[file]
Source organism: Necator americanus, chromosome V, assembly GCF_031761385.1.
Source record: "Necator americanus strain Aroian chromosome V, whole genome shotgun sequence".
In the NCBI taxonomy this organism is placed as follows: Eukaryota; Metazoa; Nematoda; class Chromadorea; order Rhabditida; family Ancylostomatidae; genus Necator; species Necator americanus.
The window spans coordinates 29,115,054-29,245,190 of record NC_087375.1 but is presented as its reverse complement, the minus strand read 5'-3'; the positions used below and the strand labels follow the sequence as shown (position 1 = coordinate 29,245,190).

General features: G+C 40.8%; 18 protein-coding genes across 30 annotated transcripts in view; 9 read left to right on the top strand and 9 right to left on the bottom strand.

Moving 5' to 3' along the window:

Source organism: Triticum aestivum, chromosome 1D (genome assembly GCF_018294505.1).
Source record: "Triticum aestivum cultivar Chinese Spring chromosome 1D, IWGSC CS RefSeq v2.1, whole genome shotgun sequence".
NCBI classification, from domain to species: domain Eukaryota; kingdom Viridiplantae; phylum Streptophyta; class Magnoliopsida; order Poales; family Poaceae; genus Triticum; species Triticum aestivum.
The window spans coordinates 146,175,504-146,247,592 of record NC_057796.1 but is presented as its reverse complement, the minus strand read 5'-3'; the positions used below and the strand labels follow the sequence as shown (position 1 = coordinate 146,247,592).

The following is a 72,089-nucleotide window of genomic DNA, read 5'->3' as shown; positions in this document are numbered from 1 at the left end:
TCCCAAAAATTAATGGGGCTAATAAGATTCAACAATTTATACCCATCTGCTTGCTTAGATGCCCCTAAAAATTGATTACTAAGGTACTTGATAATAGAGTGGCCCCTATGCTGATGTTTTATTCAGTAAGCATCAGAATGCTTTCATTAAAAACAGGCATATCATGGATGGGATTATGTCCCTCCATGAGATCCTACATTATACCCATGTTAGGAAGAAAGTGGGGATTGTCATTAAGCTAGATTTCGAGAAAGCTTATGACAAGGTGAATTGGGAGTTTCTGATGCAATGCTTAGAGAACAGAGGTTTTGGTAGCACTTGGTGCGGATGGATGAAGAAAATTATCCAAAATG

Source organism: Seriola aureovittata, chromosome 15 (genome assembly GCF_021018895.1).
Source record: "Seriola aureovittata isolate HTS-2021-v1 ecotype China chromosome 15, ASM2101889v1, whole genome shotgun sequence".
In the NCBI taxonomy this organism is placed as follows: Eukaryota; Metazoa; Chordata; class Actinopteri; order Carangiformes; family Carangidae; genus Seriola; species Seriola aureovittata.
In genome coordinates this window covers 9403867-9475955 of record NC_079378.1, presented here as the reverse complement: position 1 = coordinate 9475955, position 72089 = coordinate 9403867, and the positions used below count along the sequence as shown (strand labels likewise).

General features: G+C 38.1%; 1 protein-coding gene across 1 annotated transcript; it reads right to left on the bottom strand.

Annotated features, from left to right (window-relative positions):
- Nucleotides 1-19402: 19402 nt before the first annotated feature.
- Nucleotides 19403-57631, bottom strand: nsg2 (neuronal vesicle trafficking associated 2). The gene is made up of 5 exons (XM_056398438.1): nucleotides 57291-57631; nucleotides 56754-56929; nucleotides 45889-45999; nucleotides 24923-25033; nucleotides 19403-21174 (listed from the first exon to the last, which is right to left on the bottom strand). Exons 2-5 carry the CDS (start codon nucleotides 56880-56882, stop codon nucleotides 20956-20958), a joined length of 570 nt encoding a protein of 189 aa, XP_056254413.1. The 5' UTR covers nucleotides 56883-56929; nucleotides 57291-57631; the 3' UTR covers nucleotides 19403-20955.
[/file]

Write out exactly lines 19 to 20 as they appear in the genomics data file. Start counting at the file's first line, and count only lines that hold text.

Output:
- Nucleotides 1-19402: 19402 nt before the first annotated feature.
- Nucleotides 19403-57631, bottom strand: nsg2 (neuronal vesicle trafficking associated 2). The gene is made up of 5 exons (XM_056398438.1): nucleotides 57291-57631; nucleotides 56754-56929; nucleotides 45889-45999; nucleotides 24923-25033; nucleotides 19403-21174 (listed from the first exon to the last, which is right to left on the bottom strand). Exons 2-5 carry the CDS (start codon nucleotides 56880-56882, stop codon nucleotides 20956-20958), a joined length of 570 nt encoding a protein of 189 aa, XP_056254413.1. The 5' UTR covers nucleotides 56883-56929; nucleotides 57291-57631; the 3' UTR covers nucleotides 19403-20955.